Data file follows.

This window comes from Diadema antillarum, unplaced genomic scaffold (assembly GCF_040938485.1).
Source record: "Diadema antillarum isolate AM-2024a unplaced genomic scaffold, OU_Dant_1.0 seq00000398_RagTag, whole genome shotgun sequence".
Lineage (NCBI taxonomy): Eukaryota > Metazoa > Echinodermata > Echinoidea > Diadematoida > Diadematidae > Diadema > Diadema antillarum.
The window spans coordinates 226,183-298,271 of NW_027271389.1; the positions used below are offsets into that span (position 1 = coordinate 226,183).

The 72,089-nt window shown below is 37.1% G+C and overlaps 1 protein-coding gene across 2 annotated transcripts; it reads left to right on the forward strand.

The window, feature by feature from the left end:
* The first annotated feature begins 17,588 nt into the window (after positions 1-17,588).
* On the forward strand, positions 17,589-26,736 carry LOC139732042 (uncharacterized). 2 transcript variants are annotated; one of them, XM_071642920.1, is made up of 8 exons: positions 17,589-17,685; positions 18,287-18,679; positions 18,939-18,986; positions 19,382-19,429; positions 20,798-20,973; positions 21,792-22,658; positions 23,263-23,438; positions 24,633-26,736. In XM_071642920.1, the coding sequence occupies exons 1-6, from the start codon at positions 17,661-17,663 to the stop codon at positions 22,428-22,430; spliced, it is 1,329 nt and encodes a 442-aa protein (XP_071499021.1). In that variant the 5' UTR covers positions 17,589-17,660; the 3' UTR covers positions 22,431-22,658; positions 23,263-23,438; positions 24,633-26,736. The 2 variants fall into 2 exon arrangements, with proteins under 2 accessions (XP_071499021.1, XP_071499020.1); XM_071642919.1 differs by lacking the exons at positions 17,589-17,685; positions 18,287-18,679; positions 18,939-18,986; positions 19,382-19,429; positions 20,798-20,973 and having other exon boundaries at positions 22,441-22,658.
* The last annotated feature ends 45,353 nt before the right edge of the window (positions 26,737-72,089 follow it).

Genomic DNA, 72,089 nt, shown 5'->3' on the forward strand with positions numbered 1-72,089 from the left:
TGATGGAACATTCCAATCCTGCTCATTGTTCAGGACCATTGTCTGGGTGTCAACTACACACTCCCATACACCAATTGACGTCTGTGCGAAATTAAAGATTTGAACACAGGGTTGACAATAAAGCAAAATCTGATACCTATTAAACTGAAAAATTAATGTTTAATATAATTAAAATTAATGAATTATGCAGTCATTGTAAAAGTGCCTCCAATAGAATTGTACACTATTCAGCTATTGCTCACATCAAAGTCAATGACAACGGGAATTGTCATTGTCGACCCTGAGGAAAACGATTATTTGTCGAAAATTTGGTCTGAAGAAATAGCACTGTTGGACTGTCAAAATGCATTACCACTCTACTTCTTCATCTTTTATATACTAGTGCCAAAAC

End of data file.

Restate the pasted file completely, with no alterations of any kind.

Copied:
This window comes from Diadema antillarum, unplaced genomic scaffold (assembly GCF_040938485.1).
Source record: "Diadema antillarum isolate AM-2024a unplaced genomic scaffold, OU_Dant_1.0 seq00000398_RagTag, whole genome shotgun sequence".
Lineage (NCBI taxonomy): Eukaryota > Metazoa > Echinodermata > Echinoidea > Diadematoida > Diadematidae > Diadema > Diadema antillarum.
The window spans coordinates 226,183-298,271 of NW_027271389.1; the positions used below are offsets into that span (position 1 = coordinate 226,183).

The 72,089-nt window shown below is 37.1% G+C and overlaps 1 protein-coding gene across 2 annotated transcripts; it reads left to right on the forward strand.

The window, feature by feature from the left end:
* The first annotated feature begins 17,588 nt into the window (after positions 1-17,588).
* On the forward strand, positions 17,589-26,736 carry LOC139732042 (uncharacterized). 2 transcript variants are annotated; one of them, XM_071642920.1, is made up of 8 exons: positions 17,589-17,685; positions 18,287-18,679; positions 18,939-18,986; positions 19,382-19,429; positions 20,798-20,973; positions 21,792-22,658; positions 23,263-23,438; positions 24,633-26,736. In XM_071642920.1, the coding sequence occupies exons 1-6, from the start codon at positions 17,661-17,663 to the stop codon at positions 22,428-22,430; spliced, it is 1,329 nt and encodes a 442-aa protein (XP_071499021.1). In that variant the 5' UTR covers positions 17,589-17,660; the 3' UTR covers positions 22,431-22,658; positions 23,263-23,438; positions 24,633-26,736. The 2 variants fall into 2 exon arrangements, with proteins under 2 accessions (XP_071499021.1, XP_071499020.1); XM_071642919.1 differs by lacking the exons at positions 17,589-17,685; positions 18,287-18,679; positions 18,939-18,986; positions 19,382-19,429; positions 20,798-20,973 and having other exon boundaries at positions 22,441-22,658.
* The last annotated feature ends 45,353 nt before the right edge of the window (positions 26,737-72,089 follow it).

Genomic DNA, 72,089 nt, shown 5'->3' on the forward strand with positions numbered 1-72,089 from the left:
TGATGGAACATTCCAATCCTGCTCATTGTTCAGGACCATTGTCTGGGTGTCAACTACACACTCCCATACACCAATTGACGTCTGTGCGAAATTAAAGATTTGAACACAGGGTTGACAATAAAGCAAAATCTGATACCTATTAAACTGAAAAATTAATGTTTAATATAATTAAAATTAATGAATTATGCAGTCATTGTAAAAGTGCCTCCAATAGAATTGTACACTATTCAGCTATTGCTCACATCAAAGTCAATGACAACGGGAATTGTCATTGTCGACCCTGAGGAAAACGATTATTTGTCGAAAATTTGGTCTGAAGAAATAGCACTGTTGGACTGTCAAAATGCATTACCACTCTACTTCTTCATCTTTTATATACTAGTGCCAAAAC